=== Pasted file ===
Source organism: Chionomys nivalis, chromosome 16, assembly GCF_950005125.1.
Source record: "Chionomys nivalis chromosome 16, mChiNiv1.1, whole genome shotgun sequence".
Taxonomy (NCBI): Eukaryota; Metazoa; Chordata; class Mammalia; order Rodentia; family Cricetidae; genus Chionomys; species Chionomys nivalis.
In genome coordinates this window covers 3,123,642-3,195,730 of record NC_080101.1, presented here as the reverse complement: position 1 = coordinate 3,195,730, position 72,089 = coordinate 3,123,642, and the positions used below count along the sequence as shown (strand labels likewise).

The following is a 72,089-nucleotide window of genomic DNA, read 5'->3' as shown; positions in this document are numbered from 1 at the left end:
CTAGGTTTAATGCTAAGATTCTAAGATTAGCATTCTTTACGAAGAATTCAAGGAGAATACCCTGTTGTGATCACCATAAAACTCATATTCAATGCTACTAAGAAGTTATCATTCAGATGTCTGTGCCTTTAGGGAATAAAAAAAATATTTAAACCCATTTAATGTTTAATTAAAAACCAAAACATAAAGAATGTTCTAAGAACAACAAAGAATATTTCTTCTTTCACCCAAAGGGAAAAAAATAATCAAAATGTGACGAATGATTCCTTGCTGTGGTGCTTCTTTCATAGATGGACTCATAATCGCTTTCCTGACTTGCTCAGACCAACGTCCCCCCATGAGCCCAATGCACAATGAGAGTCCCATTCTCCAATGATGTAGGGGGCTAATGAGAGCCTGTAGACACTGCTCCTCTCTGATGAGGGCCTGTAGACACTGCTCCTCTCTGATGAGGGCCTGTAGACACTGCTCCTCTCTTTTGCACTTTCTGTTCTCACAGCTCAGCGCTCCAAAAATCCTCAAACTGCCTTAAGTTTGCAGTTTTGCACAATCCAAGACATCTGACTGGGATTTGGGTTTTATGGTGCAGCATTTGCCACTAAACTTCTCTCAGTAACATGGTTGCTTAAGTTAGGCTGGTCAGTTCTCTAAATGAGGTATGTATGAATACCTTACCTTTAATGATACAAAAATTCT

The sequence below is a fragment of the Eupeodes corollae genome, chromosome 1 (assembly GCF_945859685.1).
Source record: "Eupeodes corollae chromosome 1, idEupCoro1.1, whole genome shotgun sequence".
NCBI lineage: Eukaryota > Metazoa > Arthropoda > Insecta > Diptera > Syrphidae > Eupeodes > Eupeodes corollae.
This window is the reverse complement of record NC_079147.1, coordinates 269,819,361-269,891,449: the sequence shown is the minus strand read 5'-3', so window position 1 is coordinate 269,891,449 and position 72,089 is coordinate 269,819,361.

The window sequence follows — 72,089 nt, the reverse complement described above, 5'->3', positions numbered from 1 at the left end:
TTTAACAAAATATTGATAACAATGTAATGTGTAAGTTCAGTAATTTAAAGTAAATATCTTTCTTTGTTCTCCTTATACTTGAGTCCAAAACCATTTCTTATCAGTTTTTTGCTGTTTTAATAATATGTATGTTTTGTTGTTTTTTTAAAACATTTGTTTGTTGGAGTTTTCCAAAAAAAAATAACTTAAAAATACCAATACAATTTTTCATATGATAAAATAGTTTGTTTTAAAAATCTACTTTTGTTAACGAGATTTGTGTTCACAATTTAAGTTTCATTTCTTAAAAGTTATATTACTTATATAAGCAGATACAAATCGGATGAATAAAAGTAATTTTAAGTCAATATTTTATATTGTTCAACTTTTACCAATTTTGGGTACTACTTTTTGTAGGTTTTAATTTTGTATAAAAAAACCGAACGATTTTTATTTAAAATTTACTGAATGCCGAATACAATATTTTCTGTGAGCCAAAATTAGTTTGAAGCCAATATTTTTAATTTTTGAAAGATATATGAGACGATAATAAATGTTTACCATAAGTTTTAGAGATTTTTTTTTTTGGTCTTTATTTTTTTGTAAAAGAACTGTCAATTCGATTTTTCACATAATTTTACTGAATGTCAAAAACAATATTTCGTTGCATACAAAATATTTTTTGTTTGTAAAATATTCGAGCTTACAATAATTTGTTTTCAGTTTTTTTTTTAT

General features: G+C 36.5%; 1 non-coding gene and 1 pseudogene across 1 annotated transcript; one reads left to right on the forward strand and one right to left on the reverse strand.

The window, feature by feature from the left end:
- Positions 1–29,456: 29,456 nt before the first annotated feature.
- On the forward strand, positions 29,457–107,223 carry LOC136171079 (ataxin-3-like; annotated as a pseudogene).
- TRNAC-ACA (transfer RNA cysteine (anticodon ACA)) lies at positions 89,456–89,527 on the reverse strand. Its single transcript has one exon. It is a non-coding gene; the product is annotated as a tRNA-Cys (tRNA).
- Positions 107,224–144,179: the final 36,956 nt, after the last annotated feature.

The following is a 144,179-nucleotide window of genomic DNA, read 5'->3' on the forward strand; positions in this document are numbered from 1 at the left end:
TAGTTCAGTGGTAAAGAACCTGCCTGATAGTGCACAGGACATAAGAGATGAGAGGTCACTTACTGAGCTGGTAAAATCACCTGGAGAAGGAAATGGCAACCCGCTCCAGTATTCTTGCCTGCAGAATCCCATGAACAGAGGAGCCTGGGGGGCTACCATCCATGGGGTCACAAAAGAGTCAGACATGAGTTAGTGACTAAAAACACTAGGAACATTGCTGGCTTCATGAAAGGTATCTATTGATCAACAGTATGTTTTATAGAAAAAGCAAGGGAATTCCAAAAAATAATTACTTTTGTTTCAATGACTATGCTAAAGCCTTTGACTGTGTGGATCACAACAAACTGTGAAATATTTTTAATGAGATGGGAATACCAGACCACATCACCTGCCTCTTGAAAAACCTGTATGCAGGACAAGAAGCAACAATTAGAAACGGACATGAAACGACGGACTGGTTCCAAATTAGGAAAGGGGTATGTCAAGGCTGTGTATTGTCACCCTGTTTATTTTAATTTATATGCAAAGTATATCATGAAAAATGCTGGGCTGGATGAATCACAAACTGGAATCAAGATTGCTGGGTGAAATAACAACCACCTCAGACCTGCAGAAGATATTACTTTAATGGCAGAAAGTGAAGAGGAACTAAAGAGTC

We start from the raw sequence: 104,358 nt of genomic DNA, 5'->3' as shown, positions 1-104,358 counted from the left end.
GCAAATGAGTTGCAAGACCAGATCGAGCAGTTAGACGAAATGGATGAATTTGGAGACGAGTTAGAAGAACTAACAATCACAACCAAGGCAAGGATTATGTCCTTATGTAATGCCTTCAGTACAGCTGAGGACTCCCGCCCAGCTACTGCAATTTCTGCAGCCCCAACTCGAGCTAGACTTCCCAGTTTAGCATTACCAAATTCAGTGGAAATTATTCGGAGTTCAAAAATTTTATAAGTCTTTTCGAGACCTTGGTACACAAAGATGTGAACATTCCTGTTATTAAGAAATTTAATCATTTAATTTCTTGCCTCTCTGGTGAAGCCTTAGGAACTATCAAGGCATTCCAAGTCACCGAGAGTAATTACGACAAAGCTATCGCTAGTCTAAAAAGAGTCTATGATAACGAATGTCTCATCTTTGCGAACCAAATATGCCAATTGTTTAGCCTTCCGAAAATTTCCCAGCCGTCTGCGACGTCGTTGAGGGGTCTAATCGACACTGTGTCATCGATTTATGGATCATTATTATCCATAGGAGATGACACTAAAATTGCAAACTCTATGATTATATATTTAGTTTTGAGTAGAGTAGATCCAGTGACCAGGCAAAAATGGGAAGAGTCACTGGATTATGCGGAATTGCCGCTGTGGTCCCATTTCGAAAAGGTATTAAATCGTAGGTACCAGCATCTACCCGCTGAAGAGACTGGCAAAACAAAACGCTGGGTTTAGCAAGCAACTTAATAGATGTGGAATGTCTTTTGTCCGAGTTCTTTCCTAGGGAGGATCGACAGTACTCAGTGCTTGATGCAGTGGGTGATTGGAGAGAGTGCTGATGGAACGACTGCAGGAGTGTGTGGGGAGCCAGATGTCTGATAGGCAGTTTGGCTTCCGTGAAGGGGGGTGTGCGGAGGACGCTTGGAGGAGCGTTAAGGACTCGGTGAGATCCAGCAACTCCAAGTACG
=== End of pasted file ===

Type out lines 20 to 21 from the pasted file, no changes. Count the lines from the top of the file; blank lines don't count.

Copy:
TAGTTCAGTGGTAAAGAACCTGCCTGATAGTGCACAGGACATAAGAGATGAGAGGTCACTTACTGAGCTGGTAAAATCACCTGGAGAAGGAAATGGCAACCCGCTCCAGTATTCTTGCCTGCAGAATCCCATGAACAGAGGAGCCTGGGGGGCTACCATCCATGGGGTCACAAAAGAGTCAGACATGAGTTAGTGACTAAAAACACTAGGAACATTGCTGGCTTCATGAAAGGTATCTATTGATCAACAGTATGTTTTATAGAAAAAGCAAGGGAATTCCAAAAAATAATTACTTTTGTTTCAATGACTATGCTAAAGCCTTTGACTGTGTGGATCACAACAAACTGTGAAATATTTTTAATGAGATGGGAATACCAGACCACATCACCTGCCTCTTGAAAAACCTGTATGCAGGACAAGAAGCAACAATTAGAAACGGACATGAAACGACGGACTGGTTCCAAATTAGGAAAGGGGTATGTCAAGGCTGTGTATTGTCACCCTGTTTATTTTAATTTATATGCAAAGTATATCATGAAAAATGCTGGGCTGGATGAATCACAAACTGGAATCAAGATTGCTGGGTGAAATAACAACCACCTCAGACCTGCAGAAGATATTACTTTAATGGCAGAAAGTGAAGAGGAACTAAAGAGTC

We start from the raw sequence: 104,358 nt of genomic DNA, 5'->3' as shown, positions 1-104,358 counted from the left end.